Making college more affordable, valuing public input and combating student debt were top-of-the-mind issues as Virginia’s legislators and college administrators on came together at an Ashburn Public Library town hall meeting hosted by Partners for College Affordability and Public Trust.
Many questioned the rising costs of tuition and fees, wondering just why it increases year after year and what the money is truly being used for.
The answer, said Dr. Michelle Marks of George Mason University, is that “George Mason invests the money paid by students and parents into things that matter to them, such as a great quality education. It’s not only ensuing tuition affordability, but also quality education, and that we are producing students that graduate and get jobs.”
Even so, Delegate David Reid said one way to gain control of Virginia’s out-of-control rising tuition cost is to implement tuition freezes. “With the easy availability and access to loan money, institutions are going to increase tuition and fees” without much concern for how the bills get paid, he said.
To jump-start the process, Delegate Reid said he plans to introduce legislation to implement a four-year freeze on all public college and university tuition and fees.
A number of colleges and universities don’t allow for public comment on their annual tuition vote, but should they?
Delegate Karrie Delaney says yes. “When you are a consumer such as a paying parent or student,” she said, “it is important to have your voice hear when decisions about your or your child’s investment are being made.”
But ensuring that trustees who sit on the Board of Visitors are better equipped is crucial. Delegate Kathleen Murphy believes our colleges and universities are public assets, and trustees should understand exactly what the position.
“To have healthy institutions,” said Delegate Murphy, “we need to have a board that recognizes what the real issues are and presents solutions to these problems, instead of just sitting on the board solely because it is a position of honor.”
But rising costs of tuition and fees are only the beginning of the problems that paying parents and students face with public institutions.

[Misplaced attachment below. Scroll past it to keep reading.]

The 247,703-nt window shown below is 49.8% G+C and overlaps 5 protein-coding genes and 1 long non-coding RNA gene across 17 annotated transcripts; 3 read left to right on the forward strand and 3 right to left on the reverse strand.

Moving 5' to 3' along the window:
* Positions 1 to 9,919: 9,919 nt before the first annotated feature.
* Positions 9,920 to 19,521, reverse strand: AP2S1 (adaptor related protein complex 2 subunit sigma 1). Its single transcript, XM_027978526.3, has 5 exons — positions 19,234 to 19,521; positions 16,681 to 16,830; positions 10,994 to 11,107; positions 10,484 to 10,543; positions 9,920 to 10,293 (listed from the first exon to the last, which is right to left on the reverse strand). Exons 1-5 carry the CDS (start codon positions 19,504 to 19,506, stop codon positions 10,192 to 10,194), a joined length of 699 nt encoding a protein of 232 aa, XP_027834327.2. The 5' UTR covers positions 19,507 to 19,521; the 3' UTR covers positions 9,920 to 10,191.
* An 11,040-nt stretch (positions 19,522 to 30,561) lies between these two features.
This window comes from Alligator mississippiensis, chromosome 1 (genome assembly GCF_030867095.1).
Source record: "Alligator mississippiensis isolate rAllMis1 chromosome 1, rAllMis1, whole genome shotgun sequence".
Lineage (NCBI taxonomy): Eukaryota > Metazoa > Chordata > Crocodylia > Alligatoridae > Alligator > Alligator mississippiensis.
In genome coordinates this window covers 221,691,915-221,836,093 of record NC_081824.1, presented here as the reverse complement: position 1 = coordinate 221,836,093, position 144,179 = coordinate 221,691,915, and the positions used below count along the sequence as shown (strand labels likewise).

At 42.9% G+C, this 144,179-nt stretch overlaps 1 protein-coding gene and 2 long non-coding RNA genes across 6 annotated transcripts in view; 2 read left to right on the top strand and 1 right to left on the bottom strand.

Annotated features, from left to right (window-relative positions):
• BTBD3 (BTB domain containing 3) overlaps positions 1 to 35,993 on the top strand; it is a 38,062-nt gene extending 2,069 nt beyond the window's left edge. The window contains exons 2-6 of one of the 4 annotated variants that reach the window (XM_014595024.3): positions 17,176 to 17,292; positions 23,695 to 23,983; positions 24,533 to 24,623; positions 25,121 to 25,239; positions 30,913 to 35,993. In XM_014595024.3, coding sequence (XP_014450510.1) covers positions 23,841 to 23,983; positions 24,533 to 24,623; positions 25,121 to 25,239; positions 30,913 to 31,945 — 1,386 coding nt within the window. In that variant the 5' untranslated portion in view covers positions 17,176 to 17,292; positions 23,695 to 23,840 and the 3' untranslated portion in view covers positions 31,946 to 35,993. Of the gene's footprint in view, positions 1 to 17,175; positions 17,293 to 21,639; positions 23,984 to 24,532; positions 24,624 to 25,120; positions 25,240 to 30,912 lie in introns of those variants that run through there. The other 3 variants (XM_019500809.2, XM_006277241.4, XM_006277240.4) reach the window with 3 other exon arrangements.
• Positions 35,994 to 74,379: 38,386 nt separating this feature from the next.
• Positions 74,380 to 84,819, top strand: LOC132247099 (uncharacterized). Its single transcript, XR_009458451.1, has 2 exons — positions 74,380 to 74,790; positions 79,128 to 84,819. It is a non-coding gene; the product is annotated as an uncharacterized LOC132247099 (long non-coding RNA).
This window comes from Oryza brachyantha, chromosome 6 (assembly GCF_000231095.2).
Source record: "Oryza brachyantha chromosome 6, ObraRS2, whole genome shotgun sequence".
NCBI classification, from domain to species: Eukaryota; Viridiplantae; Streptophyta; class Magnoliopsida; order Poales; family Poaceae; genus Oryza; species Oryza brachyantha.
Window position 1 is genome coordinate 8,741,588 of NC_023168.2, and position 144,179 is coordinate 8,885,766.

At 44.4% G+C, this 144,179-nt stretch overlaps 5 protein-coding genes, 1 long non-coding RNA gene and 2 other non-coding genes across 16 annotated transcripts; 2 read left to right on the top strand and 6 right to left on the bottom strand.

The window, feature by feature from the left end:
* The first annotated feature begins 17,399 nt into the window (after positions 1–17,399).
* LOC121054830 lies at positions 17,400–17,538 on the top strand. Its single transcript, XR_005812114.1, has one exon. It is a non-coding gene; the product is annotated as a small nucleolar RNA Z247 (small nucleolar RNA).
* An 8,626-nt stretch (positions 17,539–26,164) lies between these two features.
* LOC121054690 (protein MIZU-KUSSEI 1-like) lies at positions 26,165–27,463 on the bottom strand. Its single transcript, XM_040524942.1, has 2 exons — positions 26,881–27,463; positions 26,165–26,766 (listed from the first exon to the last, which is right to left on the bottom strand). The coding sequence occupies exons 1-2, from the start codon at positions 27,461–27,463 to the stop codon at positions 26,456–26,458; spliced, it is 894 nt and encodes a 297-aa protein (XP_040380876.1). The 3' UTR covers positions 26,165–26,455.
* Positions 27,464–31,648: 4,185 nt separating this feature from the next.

Other ways to reduce the overall cost of attendance for students, according to Delegate Jennifer Boysko, would be “to ensure that students have a better way to pace their college timeline, such as encouraging more internships, co-ops, or even attending school one semester and working the next.”
“It is important,” she said, “that these resources and options are available to students to assist in making college more affordable and manageable.”
As for how to strike the right balance, Delegate Wendy Gooditis stated said funding for institutions should be tied to their performance outcomes, such as student retention.
“Institutions need to see a partnership between themselves and the students, as the students should be inspired to do their best work,” said Delegate Gooditis. “We need to reward those who do a really good job at that.”
Final thoughts by Delegate John Bell related to how the General Assembly could incentivize the states and institutions to better serve the public and solve affordability problems.
“We should have collaboration, such as using state resources to fund education in research-driven fields, providing these resources to those who take and lower cost, but penalizing those who continue to raise cost without reason, placing burden on the families or student debt to come,” Delegate Bell said.